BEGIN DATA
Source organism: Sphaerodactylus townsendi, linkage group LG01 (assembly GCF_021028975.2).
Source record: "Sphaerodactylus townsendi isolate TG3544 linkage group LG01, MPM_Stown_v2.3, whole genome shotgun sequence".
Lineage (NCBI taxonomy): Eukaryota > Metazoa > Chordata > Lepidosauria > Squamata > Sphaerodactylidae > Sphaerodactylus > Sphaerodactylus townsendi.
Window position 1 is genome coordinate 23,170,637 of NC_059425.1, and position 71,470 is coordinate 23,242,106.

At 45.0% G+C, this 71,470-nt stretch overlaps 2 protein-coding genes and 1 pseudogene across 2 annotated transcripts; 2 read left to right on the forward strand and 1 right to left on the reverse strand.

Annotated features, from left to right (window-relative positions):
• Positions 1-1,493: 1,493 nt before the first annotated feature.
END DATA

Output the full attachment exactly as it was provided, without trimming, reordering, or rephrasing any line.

Source organism: Sphaerodactylus townsendi, linkage group LG01 (assembly GCF_021028975.2).
Source record: "Sphaerodactylus townsendi isolate TG3544 linkage group LG01, MPM_Stown_v2.3, whole genome shotgun sequence".
Lineage (NCBI taxonomy): Eukaryota > Metazoa > Chordata > Lepidosauria > Squamata > Sphaerodactylidae > Sphaerodactylus > Sphaerodactylus townsendi.
Window position 1 is genome coordinate 23,170,637 of NC_059425.1, and position 71,470 is coordinate 23,242,106.

At 45.0% G+C, this 71,470-nt stretch overlaps 2 protein-coding genes and 1 pseudogene across 2 annotated transcripts; 2 read left to right on the forward strand and 1 right to left on the reverse strand.

Annotated features, from left to right (window-relative positions):
• Positions 1-1,493: 1,493 nt before the first annotated feature.